California Immigration

601 Words3 Pages

Throughout history, there have been many changes pertaining to what is now called California. From Spain, Mexico, and the United States each country added their own ideas and culture blending them all the way. Once Mexico claimed this land from Spain they had to create their own identity. The Mexican government wanted to erase Spain’s influenced around the land. With the secularization of the missions it opened up many different avenues such as free trade, and colonies of immigrants they were not expecting. Thus creating a rivalry between the northern and southern Californians, which ultimately spilled over within the country, creating a lot of battles over land and power shaping a divide that would escalate into present time. However, being …show more content…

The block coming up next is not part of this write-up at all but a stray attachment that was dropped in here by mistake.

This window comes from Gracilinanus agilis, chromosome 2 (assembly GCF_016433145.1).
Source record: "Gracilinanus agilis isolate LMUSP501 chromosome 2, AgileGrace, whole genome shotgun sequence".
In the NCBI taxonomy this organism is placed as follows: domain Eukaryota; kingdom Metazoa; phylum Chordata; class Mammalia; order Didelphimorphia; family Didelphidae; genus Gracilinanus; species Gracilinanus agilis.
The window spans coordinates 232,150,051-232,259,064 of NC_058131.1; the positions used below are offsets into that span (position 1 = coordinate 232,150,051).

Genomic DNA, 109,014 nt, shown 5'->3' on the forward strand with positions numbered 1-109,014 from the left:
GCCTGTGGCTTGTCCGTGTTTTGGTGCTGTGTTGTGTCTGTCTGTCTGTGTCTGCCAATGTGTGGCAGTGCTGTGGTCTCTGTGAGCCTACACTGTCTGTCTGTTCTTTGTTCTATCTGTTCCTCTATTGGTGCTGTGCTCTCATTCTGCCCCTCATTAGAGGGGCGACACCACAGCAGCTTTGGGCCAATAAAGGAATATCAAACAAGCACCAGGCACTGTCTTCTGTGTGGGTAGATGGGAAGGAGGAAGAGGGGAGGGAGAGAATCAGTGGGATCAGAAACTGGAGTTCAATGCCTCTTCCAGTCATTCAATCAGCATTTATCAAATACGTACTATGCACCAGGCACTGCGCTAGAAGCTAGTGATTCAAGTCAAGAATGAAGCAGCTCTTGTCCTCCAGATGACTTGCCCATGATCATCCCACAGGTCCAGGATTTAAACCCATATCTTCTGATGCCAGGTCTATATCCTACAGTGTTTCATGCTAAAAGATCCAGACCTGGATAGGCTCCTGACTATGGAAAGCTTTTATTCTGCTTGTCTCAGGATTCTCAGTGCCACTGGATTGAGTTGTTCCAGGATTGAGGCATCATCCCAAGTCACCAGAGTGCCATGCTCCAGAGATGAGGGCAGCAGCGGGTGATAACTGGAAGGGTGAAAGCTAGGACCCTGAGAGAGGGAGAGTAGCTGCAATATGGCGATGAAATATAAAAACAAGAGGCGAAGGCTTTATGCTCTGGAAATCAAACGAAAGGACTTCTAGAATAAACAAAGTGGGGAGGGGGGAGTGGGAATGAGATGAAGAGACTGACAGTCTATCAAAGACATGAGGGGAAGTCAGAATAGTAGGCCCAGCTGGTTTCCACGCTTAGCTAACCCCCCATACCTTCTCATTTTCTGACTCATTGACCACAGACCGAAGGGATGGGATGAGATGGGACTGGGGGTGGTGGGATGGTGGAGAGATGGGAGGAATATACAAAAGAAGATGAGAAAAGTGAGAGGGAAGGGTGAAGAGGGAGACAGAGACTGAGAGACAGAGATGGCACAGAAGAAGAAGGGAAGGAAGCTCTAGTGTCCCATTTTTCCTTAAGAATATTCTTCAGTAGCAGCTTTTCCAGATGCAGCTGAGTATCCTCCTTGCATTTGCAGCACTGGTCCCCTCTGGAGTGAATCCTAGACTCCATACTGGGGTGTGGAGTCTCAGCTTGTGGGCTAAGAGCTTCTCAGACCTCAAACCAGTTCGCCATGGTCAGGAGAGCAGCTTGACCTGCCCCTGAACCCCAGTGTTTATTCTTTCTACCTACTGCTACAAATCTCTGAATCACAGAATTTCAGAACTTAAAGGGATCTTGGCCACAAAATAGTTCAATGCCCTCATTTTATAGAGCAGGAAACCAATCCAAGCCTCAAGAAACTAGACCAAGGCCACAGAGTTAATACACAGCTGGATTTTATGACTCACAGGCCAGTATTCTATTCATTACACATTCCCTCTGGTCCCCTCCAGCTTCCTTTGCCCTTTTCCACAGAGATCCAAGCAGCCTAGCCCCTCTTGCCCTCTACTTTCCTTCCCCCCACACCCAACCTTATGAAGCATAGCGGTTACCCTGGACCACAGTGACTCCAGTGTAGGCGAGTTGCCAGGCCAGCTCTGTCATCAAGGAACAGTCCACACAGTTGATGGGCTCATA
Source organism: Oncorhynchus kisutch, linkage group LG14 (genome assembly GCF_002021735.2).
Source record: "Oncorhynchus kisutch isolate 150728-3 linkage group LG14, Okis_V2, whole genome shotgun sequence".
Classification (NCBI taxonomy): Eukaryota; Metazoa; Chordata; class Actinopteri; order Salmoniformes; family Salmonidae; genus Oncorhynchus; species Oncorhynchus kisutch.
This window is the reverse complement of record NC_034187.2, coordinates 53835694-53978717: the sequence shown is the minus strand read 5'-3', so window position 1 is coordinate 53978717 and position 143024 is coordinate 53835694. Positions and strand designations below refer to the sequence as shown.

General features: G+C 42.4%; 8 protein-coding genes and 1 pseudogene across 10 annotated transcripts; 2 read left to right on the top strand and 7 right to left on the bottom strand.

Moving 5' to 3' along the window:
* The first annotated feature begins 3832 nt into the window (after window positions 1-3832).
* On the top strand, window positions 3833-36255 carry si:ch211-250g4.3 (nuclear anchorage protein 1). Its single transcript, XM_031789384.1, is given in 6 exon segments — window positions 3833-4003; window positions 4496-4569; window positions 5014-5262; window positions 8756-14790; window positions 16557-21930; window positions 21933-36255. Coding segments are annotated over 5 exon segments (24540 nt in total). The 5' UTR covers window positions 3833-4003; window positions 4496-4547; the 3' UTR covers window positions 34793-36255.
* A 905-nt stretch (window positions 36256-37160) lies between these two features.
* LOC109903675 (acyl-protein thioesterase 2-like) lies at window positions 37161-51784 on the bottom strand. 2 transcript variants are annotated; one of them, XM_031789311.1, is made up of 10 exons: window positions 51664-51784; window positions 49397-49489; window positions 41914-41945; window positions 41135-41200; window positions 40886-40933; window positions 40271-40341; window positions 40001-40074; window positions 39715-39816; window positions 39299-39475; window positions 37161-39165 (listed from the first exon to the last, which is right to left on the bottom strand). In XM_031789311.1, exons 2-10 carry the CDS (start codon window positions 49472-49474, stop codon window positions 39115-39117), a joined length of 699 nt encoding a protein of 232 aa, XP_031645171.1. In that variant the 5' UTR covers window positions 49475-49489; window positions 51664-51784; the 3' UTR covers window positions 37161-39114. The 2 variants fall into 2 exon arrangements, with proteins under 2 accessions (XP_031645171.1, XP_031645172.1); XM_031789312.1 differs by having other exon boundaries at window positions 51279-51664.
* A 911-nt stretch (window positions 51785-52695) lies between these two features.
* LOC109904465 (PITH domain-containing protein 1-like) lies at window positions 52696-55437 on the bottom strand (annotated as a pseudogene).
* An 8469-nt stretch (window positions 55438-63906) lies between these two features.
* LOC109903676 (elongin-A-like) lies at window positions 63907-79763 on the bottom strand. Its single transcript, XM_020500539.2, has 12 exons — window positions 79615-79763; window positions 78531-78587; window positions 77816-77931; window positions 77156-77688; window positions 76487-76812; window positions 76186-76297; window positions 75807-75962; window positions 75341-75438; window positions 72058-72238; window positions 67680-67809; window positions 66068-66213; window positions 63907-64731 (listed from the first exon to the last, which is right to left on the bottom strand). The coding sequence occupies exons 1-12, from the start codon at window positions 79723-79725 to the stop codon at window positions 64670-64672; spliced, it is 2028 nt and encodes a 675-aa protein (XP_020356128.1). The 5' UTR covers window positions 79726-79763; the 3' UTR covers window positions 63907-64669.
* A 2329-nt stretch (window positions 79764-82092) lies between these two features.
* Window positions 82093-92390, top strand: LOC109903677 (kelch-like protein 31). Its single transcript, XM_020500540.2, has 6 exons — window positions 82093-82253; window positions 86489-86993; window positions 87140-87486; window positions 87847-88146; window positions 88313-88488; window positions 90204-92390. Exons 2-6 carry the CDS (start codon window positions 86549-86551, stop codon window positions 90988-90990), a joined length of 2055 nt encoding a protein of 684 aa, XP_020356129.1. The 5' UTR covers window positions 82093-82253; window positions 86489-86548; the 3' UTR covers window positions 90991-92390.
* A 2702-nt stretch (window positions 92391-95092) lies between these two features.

There were three types of foreigners immigrating into Mexican California merchants, mountain trappers, and frontier settlers. The merchants were in the trade business mostly dealing with cowhide and tallow. Some of them actually became eligible for land grants and married into Californio families. Mountain trappers were searching for new resources of fur. However, they were not welcomed like the merchants. Mountain trappers traveled into California by way of the Sierra’s which at the time Californians thought to be a barrier. Lastly, the frontier settlers were multiple people and families determined to go out west for a new life. Mexico had a hard time controlling all the different type of people immigrating into their country. Around the time of the war, it is said that 1300 foreign – born settlers were occupying parts in California. The majority of them were American and European descent entering without due authorization however only one forth became actual Mexican citizens (Cherny, 2005) According to Cherny “They did not realize that many of the immigrants had no intention of assimilating into the Californio society. They did not learn Spanish, rejected the Catholic faith, and brought their own families with them instead of intermarrying with the Mexican population” (Cherny, 2005, pp. 92). What the government did not realize is how vulnerable they left themselves with all the new people entering their land, and what would happen to the original

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